Religious tourism and pilgrimage
Pilgrimage and religious tourism had long been a preoccupation for societies around the Mediterranean. Believers regularly visited holy sites in their locality or regionally, or, indeed, farther afield. Many also set out to visit holy places in Palestine – in particular Jerusalem – and throughout the Middle East. The annual Hajj pilgrimage, meanwhile, saw Muslims from all over the world converge on the Holy Places of Mecca (Makkah) and Medina (Madinah). In the 19th century, increasing numbers of Europeans were able to embark on voyages to visit the Holy Land. Among the visitors were members of the royal families of Europe or even heads of state such as Vittorio Emanuele III of Italy and the German Emperor Wilhelm II. According to protocol, royal visits started in Istanbul, where the monarchs were first received with great ceremony by the Ottoman sultan in Istanbul. Subsequently, the royal visitors were conveyed to the Holy Land and its most significant sites. Sometimes, symbolic and spiritually significant gifts would be exchanged during such occasions in order to emphasise mutual friendship, respect, and religious tolerance. Thus, in 1898, Emperor Wilhelm II placed a golden wreath on the tomb of Salah al-Din (Saladin) during his pilgrimage to Damascus.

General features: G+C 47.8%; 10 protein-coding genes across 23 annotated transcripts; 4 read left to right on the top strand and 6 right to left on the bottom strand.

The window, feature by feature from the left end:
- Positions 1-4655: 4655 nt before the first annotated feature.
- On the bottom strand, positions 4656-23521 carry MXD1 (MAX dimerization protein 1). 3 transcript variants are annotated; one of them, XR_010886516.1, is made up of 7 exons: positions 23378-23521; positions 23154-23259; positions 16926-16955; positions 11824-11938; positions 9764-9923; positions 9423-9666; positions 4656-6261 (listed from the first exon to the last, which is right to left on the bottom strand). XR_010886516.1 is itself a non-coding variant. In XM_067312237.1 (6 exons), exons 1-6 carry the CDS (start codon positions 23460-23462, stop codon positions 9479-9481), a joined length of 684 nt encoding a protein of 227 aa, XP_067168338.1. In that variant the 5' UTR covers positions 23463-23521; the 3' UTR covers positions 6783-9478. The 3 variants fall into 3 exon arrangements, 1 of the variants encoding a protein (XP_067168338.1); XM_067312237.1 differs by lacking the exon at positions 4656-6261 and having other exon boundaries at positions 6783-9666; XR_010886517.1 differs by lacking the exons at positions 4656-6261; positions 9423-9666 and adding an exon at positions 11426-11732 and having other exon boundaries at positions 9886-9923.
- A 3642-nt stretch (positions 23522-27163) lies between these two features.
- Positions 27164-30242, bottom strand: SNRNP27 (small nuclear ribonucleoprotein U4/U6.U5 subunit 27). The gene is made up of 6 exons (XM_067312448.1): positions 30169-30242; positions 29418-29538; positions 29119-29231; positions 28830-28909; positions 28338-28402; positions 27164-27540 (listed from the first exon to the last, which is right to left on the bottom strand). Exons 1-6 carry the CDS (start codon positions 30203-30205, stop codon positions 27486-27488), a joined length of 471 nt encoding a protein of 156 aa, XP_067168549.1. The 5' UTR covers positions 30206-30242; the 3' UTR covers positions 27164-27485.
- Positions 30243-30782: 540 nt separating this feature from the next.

Jérusalem: esplanade du Temple de Salomon, Dôme du Rocher
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National Library of France, Paris, France
Photographe: Philibert-Joseph Girault de Prangey
The site of the Dome of the Rock in Jerusalem has been sacred to Jews, Christians and Muslims for many centuries. This late 19th-century photograph, taken by a European traveller, gives a good impression of what believers would have seen on approaching the vast esplanade.